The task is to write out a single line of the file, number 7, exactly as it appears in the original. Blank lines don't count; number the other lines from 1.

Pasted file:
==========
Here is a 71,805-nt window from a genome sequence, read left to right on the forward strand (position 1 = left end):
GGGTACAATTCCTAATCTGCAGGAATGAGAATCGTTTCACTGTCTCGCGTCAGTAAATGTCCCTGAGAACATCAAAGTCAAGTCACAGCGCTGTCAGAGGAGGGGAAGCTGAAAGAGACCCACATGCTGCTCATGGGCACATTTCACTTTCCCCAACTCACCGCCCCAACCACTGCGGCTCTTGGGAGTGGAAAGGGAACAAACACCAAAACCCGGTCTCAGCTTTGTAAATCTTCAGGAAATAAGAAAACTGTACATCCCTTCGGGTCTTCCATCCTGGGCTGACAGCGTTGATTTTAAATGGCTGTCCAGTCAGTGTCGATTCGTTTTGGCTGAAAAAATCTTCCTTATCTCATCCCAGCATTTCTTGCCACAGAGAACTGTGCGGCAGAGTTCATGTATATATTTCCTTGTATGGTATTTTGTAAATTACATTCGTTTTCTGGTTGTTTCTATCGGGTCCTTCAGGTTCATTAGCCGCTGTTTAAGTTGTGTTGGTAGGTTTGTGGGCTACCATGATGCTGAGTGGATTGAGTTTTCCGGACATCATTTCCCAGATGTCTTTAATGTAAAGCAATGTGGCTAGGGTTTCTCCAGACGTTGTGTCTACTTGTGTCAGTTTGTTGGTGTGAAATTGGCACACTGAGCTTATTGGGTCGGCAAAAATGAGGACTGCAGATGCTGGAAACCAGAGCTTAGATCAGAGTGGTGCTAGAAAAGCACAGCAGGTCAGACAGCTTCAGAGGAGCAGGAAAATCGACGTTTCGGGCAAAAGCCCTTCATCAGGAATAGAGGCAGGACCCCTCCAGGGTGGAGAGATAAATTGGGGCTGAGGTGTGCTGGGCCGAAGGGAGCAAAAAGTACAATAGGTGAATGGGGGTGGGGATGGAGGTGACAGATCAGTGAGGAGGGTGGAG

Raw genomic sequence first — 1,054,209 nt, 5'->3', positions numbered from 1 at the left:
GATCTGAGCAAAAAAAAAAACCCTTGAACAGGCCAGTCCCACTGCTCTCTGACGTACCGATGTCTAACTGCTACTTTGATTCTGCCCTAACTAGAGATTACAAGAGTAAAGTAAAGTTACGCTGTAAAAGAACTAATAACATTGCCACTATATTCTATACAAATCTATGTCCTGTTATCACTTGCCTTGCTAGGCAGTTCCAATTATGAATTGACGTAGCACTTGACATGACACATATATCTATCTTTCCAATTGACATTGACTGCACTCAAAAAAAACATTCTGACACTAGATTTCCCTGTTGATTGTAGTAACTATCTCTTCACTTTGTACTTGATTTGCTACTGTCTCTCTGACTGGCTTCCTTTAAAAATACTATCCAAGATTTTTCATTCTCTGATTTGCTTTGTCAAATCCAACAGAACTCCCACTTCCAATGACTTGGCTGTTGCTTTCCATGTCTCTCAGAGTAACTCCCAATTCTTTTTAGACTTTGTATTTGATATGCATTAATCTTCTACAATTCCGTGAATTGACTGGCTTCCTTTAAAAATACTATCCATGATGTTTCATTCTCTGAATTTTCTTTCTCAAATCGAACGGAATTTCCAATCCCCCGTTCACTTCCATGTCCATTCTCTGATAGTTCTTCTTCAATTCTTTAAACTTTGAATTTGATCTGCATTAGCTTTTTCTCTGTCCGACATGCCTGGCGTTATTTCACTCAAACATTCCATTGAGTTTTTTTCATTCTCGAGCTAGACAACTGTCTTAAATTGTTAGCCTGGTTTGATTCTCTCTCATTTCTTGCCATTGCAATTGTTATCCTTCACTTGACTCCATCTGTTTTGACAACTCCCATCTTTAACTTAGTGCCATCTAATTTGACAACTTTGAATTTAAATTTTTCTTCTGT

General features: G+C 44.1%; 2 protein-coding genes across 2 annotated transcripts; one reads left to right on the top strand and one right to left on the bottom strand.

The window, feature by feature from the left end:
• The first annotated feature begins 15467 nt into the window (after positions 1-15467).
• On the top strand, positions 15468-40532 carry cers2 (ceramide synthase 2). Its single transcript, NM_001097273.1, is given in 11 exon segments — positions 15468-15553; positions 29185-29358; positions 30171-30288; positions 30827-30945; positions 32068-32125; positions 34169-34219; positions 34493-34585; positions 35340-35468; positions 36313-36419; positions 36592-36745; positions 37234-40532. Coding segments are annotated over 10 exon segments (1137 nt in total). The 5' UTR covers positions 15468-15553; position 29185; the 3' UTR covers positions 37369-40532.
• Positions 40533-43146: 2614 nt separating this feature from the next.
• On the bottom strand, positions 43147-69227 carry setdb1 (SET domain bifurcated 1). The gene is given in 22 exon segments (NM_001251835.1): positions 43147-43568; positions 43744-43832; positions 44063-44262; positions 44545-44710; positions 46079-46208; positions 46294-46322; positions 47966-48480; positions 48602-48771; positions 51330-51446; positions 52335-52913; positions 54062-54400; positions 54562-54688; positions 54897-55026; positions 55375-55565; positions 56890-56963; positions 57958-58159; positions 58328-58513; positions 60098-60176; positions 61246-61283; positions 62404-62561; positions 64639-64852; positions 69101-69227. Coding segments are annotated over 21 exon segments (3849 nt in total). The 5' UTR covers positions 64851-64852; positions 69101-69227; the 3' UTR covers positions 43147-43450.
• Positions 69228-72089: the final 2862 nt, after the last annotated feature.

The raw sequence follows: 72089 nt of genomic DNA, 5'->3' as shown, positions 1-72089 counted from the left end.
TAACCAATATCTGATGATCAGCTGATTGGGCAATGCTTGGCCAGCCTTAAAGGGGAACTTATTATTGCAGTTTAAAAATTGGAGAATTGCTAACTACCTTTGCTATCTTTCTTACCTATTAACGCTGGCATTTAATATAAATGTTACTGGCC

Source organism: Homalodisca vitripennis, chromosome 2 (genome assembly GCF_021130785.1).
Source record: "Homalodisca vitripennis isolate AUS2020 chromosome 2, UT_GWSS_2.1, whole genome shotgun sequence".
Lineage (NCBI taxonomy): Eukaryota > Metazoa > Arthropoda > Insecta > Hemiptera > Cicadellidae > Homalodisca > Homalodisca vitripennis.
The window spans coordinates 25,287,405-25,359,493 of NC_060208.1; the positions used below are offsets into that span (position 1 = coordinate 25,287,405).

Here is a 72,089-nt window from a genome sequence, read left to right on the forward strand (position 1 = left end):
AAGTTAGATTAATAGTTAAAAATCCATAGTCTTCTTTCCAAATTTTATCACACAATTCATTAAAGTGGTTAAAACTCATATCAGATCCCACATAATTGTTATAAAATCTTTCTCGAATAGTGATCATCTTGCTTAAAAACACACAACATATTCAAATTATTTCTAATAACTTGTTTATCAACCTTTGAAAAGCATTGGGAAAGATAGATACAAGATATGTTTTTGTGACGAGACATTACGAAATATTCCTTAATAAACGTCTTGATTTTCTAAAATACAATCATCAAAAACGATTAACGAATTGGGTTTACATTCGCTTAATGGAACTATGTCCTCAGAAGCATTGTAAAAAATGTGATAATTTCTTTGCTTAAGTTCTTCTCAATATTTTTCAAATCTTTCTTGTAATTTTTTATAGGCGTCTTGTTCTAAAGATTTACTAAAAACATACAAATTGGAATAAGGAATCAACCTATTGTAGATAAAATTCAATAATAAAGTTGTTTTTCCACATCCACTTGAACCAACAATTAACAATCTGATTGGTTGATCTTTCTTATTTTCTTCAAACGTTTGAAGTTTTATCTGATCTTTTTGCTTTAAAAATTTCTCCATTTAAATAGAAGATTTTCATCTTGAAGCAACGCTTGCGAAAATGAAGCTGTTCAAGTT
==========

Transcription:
• The first annotated feature begins 15467 nt into the window (after positions 1-15467).